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In this article, we will discuss what AV receivers do and how they enhance your audio and video experience. You’ll learn about the different brands like Denon, Yamaha, Marantz, and more, as well as their features and capabilities. Whether you are a music enthusiast or a home theater lover, understanding what AV receivers can do will help you make an informed decision when it comes to choosing the right one for your setup. So, let’s dive right in and explore the world of AV receivers together!

What Do AV Receivers Do?

If you’re someone who loves watching movies or listening to music, you’ve probably come across the term “AV receiver” at some point. But what exactly is an AV receiver and what does it do? In this article, we will dive deep into the world of AV receivers and explore their various functions and features.

What is an AV Receiver?

An AV receiver, short for Audio/Video receiver, is a crucial component of any home theater or audio setup. It serves as the central hub that connects and controls all the audio and video sources in your system, such as Blu-ray players, game consoles, streaming devices, and speakers. Essentially, an AV receiver acts as the brain of your home entertainment system, processing and amplifying audio signals and providing video processing capabilities.

Components of an AV Receiver

To understand what AV receivers do, it’s important to have a basic understanding of their components. AV receivers consist of several key elements that work together to deliver a high-quality audio and video experience.

  • Amplifier: One of the primary functions of an AV receiver is amplification. It takes the low-level audio signals from your sources and boosts them to a level that can drive your speakers. The power output of the amplifier is measured in watts per channel (WPC), and the higher the wattage, the louder and more dynamic the sound.

  • Audio Decoder: AV receivers are equipped with built-in audio decoders, which are responsible for decoding various audio formats. These decoders can handle formats like Dolby TrueHD, DTS-HD Master Audio, and many others, ensuring that you can enjoy high-resolution, immersive soundtracks.

  • Audio Processor: Besides amplification and decoding, AV receivers also include advanced audio processing capabilities. These processors enhance the audio quality by applying various algorithms and effects to the sound, creating a more immersive and realistic listening experience.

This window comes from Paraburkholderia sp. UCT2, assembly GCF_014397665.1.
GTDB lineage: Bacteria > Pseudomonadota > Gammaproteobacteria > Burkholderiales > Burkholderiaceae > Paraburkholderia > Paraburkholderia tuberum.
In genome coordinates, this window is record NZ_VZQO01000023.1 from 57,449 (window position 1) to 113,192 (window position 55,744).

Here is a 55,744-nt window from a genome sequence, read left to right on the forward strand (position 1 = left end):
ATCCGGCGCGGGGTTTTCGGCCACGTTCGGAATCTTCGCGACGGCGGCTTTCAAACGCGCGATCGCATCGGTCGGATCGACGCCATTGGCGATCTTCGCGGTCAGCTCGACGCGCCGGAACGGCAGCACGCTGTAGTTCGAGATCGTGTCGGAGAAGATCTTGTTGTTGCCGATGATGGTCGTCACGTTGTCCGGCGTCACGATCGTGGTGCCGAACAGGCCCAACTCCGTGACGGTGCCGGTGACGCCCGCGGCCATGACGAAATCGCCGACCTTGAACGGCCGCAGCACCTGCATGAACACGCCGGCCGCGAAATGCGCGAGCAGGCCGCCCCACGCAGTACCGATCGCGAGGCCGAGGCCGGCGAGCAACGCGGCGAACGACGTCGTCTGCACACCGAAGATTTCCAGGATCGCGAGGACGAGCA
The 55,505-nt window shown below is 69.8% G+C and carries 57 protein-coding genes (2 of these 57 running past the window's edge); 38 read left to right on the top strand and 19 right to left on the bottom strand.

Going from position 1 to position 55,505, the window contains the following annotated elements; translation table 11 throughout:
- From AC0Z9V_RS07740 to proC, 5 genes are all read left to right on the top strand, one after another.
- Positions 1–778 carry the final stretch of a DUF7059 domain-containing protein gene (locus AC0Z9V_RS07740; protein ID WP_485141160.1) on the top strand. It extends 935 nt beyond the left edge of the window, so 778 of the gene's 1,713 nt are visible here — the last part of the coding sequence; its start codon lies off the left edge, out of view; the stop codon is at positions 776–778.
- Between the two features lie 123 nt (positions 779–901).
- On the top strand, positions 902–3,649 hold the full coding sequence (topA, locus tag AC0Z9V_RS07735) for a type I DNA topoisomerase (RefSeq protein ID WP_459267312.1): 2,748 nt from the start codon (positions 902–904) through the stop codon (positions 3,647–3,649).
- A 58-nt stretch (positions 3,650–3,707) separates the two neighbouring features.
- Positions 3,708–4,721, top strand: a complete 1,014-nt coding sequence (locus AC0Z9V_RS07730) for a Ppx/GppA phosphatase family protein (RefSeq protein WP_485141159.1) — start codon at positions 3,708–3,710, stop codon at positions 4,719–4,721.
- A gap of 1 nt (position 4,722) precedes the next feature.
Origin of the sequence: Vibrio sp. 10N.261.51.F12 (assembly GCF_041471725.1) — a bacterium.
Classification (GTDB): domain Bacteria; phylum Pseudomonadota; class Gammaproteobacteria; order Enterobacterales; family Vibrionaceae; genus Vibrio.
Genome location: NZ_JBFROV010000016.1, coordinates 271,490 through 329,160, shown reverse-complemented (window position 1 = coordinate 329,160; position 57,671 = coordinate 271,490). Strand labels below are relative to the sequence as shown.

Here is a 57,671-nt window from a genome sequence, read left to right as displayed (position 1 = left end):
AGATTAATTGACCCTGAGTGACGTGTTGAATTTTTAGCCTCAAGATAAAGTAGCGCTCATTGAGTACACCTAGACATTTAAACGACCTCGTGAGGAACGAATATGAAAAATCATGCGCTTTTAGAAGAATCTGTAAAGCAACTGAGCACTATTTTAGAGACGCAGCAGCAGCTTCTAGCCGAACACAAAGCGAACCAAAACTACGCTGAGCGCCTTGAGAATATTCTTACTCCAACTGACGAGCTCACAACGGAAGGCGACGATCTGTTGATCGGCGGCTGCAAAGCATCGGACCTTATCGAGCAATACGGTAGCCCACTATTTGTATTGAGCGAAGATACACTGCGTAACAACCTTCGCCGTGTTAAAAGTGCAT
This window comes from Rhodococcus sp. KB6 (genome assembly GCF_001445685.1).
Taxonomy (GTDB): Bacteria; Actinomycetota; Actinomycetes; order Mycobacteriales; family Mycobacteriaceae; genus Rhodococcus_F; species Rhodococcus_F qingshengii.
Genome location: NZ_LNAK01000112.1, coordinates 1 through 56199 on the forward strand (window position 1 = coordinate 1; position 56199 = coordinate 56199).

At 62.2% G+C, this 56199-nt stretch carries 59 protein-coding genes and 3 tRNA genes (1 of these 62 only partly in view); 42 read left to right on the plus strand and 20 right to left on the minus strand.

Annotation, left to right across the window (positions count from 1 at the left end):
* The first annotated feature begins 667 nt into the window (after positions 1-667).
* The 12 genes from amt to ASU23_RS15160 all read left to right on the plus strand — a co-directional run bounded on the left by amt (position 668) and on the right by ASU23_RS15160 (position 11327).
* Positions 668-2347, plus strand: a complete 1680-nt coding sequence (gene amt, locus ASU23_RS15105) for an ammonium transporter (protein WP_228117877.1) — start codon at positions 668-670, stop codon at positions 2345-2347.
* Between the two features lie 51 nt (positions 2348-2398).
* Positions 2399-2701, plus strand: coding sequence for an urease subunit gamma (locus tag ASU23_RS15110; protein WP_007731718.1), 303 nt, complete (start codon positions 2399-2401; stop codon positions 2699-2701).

• Video Processor: Alongside audio processing, AV receivers also feature video processing capabilities. These processors improve the quality of incoming video signals by upscaling lower-resolution content to higher resolutions, such as from 1080p to 4K, and enhancing the color, contrast, and sharpness of the image.

How AV Receivers Work

Now that we know the key components of an AV receiver, let’s explore how these devices work. When you connect your audio and video sources to the AV receiver, it acts as a central junction point, routing the signals to the appropriate outputs and applying necessary processing along the way.

When you play a movie or music through your Blu-ray player or streaming device, the AV receiver receives the audio and video signals. The audio signals are sent to the amplifier, where they are amplified and then sent to the connected speakers. Meanwhile, the video signals are processed by the video processor, which can enhance the image quality and upscale it to match your display’s resolution.

AV receivers also provide various connectivity options to accommodate different devices. They typically feature multiple HDMI inputs and outputs, allowing you to connect multiple sources and route them to your TV or projector. Additionally, AV receivers offer analog and digital inputs for older audio sources, as well as wireless connectivity options for streaming from smartphones, tablets, or other compatible devices.

Audio Functions

One of the primary functions of AV receivers is to deliver high-quality audio. Let’s explore some of the audio-related features and technologies that AV receivers offer.


As mentioned earlier, amplification is a crucial function of AV receivers. The built-in amplifier takes the low-level audio signals from your sources and boosts them to a level that can drive your speakers. The power output of the amplifier is measured in watts per channel (WPC), and a higher wattage generally translates to louder and more dynamic sound.

When choosing an AV receiver, it’s important to consider the power rating and impedance compatibility with your speakers. Ensuring that the receiver can deliver enough power to your speakers will guarantee optimal performance and prevent any distortion or clipping.